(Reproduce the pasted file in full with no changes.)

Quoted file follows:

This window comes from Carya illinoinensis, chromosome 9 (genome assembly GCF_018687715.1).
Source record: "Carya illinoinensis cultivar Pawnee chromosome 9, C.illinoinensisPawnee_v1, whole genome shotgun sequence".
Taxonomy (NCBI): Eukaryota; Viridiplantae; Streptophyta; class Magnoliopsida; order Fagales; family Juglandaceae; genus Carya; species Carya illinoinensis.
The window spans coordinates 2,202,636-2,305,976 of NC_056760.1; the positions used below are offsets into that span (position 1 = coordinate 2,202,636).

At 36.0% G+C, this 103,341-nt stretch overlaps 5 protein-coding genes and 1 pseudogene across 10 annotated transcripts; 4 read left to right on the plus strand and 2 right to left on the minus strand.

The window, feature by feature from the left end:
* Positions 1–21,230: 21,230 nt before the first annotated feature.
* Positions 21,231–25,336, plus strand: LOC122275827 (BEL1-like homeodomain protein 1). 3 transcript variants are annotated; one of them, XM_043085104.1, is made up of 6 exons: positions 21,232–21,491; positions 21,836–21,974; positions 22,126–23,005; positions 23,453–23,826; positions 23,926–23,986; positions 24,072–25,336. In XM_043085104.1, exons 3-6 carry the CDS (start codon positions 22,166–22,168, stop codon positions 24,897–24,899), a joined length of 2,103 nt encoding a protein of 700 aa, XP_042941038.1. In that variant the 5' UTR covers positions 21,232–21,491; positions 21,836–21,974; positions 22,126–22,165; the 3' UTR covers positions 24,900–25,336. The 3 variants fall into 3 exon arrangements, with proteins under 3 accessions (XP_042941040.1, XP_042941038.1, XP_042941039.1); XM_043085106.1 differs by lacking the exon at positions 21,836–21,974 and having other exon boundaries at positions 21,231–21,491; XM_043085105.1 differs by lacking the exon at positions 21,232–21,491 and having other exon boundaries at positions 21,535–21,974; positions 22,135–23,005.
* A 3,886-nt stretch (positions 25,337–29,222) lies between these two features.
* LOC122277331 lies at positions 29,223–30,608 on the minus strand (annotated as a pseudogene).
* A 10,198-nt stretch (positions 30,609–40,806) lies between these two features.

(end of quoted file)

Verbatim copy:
This window comes from Carya illinoinensis, chromosome 9 (genome assembly GCF_018687715.1).
Source record: "Carya illinoinensis cultivar Pawnee chromosome 9, C.illinoinensisPawnee_v1, whole genome shotgun sequence".
Taxonomy (NCBI): Eukaryota; Viridiplantae; Streptophyta; class Magnoliopsida; order Fagales; family Juglandaceae; genus Carya; species Carya illinoinensis.
The window spans coordinates 2,202,636-2,305,976 of NC_056760.1; the positions used below are offsets into that span (position 1 = coordinate 2,202,636).

At 36.0% G+C, this 103,341-nt stretch overlaps 5 protein-coding genes and 1 pseudogene across 10 annotated transcripts; 4 read left to right on the plus strand and 2 right to left on the minus strand.

The window, feature by feature from the left end:
* Positions 1–21,230: 21,230 nt before the first annotated feature.
* Positions 21,231–25,336, plus strand: LOC122275827 (BEL1-like homeodomain protein 1). 3 transcript variants are annotated; one of them, XM_043085104.1, is made up of 6 exons: positions 21,232–21,491; positions 21,836–21,974; positions 22,126–23,005; positions 23,453–23,826; positions 23,926–23,986; positions 24,072–25,336. In XM_043085104.1, exons 3-6 carry the CDS (start codon positions 22,166–22,168, stop codon positions 24,897–24,899), a joined length of 2,103 nt encoding a protein of 700 aa, XP_042941038.1. In that variant the 5' UTR covers positions 21,232–21,491; positions 21,836–21,974; positions 22,126–22,165; the 3' UTR covers positions 24,900–25,336. The 3 variants fall into 3 exon arrangements, with proteins under 3 accessions (XP_042941040.1, XP_042941038.1, XP_042941039.1); XM_043085106.1 differs by lacking the exon at positions 21,836–21,974 and having other exon boundaries at positions 21,231–21,491; XM_043085105.1 differs by lacking the exon at positions 21,232–21,491 and having other exon boundaries at positions 21,535–21,974; positions 22,135–23,005.
* A 3,886-nt stretch (positions 25,337–29,222) lies between these two features.
* LOC122277331 lies at positions 29,223–30,608 on the minus strand (annotated as a pseudogene).
* A 10,198-nt stretch (positions 30,609–40,806) lies between these two features.